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Landscapes, Special Wildlife Edition 2008

The Fearless Chef

Rob Taylor

Photo by Debra Ferguson

Rob Taylor

When Mississippi hunter Rob Taylor entered the gumbo category of a county annual wild game cooking contest in January, he wasn’t exactly prepared, having never cooked a gumbo before.

But, as the longtime "camp cook" on hunting trips with his buddies, he was up for the challenge: "Most of the meals I cook at camp are considered ‘what ya’ got’ food," he says. "Whatever needs cooking goes in the pot — and some of my stuff actually tastes okay."

So it was that without trepidation, Taylor whipped up a mean gumbo, adding a little of this and a little of that, until it tasted right — and much to his surprise and elation, won first prize.

Not only that, but Taylor beat out a local cook who already had one major contest win under his belt and had been rewarded with an appearance on the Emeril Live cooking show.

"When I told that guy I was trying out my first gumbo," laughs Taylor, "he said that if I beat him with my first try, he would throw away all his cooking equipment. I’m not sure if he’s still cooking or not."

Interestingly, Taylor — loan officer in the Cleveland branch of the Land Bank of North Mississippi — also won first prize at last year’s Bolivar County Wildlife Jamboree, with a created-on-the-spot venison stew.

One of the biggest fans of his freewheeling cuisine is his wife, Shanna, a county 4-H agent and an avid hunter herself.

"Shanna has been hunting with me since I introduced her to the sport, and she has taken some nice deer as well," says the proud husband. "I guess you could say that it really is a family tradition, not only to hunt together but to cook and eat what we harvest."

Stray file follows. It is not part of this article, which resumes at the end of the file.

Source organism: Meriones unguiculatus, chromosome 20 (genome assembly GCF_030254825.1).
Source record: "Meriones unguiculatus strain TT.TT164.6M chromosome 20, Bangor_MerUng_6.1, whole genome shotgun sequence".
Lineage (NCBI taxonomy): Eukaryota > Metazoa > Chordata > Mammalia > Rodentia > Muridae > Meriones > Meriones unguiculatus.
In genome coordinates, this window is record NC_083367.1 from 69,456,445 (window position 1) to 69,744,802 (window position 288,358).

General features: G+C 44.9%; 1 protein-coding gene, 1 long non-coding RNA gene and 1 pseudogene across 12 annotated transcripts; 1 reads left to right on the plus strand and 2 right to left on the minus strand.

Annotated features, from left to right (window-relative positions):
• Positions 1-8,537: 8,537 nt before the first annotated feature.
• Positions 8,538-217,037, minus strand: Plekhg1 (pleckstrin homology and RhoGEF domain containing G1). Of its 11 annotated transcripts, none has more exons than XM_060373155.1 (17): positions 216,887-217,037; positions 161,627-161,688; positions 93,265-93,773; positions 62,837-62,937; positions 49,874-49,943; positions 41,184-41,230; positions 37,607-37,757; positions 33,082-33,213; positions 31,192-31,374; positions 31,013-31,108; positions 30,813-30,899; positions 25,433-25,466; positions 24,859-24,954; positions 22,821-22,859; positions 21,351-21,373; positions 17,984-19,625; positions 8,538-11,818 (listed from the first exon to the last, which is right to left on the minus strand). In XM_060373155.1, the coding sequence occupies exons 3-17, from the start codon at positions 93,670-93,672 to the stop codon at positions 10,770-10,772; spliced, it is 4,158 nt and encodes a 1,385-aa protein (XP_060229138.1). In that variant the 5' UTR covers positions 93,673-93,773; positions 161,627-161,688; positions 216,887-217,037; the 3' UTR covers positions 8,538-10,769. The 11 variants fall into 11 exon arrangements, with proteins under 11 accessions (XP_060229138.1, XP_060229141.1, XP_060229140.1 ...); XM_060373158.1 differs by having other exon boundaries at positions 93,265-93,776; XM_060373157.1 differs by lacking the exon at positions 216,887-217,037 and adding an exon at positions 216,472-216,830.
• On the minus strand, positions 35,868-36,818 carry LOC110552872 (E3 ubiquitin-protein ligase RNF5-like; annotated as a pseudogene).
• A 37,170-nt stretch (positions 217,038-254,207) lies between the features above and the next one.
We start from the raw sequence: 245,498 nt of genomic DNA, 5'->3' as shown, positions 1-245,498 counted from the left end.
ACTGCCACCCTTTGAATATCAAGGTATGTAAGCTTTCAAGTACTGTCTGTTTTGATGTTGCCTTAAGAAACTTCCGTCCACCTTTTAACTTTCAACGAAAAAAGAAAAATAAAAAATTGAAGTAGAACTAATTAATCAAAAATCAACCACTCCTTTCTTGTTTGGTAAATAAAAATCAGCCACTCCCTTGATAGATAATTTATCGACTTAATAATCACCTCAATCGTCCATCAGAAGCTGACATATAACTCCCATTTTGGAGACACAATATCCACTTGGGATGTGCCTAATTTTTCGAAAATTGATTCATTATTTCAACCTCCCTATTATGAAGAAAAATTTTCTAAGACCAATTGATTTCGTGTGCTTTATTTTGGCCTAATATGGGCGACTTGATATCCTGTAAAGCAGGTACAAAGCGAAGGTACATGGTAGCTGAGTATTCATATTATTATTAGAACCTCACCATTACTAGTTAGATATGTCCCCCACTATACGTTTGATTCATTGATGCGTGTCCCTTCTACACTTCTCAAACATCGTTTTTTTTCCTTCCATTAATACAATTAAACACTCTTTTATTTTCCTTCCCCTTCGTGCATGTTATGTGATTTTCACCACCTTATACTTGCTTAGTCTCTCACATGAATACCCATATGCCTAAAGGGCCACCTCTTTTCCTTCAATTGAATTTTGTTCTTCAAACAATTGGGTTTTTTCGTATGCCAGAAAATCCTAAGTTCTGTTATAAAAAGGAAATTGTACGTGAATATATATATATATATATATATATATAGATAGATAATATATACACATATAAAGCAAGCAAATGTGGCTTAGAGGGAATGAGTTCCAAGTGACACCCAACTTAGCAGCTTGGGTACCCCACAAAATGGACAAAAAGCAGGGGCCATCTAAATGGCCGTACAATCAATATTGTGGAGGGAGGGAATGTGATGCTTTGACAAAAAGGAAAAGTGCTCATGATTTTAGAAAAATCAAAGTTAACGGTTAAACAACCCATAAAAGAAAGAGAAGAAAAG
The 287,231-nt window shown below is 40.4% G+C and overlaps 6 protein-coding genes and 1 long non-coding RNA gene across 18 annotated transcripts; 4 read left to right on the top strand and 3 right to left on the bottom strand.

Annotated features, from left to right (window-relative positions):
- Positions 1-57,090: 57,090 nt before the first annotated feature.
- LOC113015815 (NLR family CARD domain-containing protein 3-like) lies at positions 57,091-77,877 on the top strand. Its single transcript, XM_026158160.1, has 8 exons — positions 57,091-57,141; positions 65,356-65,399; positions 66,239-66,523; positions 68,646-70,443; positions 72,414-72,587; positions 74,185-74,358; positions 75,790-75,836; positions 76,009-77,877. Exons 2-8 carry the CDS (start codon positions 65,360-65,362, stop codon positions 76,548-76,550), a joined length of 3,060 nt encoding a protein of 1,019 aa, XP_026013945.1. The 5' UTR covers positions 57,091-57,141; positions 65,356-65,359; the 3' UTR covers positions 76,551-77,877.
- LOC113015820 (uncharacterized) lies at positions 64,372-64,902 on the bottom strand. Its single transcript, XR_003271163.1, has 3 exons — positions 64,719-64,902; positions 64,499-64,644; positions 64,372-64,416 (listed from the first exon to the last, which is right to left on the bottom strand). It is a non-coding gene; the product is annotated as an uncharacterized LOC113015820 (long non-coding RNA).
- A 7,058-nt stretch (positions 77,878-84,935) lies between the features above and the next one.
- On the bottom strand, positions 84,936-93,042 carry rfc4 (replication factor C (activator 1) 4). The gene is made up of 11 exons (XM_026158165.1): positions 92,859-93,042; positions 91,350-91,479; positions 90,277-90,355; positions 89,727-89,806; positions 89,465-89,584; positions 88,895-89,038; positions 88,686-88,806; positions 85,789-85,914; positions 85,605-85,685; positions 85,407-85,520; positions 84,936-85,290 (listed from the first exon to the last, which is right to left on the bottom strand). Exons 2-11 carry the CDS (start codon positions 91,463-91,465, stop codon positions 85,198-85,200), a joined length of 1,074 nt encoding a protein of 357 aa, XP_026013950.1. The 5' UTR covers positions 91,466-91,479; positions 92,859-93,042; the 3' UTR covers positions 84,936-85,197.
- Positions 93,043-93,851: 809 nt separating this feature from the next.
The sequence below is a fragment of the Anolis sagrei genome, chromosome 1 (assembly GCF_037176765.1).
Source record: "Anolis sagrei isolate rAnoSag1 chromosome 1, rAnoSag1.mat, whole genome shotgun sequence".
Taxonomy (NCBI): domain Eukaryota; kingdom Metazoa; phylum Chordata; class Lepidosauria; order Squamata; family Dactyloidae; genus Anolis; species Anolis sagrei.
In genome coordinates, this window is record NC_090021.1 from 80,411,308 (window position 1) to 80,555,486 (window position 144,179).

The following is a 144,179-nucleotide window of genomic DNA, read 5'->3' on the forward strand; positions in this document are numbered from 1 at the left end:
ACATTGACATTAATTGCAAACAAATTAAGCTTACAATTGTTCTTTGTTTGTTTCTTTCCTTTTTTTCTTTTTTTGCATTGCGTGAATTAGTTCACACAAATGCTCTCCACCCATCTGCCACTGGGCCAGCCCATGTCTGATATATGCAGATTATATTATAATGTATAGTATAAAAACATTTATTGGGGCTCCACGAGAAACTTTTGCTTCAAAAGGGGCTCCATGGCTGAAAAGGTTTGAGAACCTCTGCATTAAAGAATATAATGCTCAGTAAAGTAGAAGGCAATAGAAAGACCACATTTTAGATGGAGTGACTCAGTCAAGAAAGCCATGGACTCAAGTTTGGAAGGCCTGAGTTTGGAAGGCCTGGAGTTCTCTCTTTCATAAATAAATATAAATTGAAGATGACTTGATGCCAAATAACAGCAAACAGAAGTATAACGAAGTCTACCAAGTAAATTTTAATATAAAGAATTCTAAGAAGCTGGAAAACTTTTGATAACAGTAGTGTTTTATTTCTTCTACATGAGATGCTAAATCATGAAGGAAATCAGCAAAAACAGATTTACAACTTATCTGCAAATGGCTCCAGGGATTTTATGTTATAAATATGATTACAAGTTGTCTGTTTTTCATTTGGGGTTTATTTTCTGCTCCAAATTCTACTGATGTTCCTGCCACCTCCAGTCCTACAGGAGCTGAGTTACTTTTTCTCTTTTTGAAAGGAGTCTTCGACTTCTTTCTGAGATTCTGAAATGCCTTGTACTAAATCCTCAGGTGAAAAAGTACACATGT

Hunting has been a family tradition for Taylor since he was four years old. "My dad bought me a youth-model shotgun and had to cut the stock off just so I could reach the trigger. Then he took me squirrel hunting, and," he says drily," "I’m proud to say that I missed 17 squirrels that day."

Taylor, who harvested his first buck at age 7, now bow-hunts and hunts duck, too. "My dad taught me about the outdoors, hunting and fishing, and how to respect the animals that we pursue," he says.

Sharing that tradition with their community is also important to the Taylors: They work with local children on firearm and archery safety, while they cultivate the kids’ passion for the outdoors.

Already blessed to have the Taylors as mentors, it will be the icing on the cake if these youngsters also learn to cook like Rob — using available ingredients creatively.

Article by Tina Jackson
– Photo by Debra Ferguson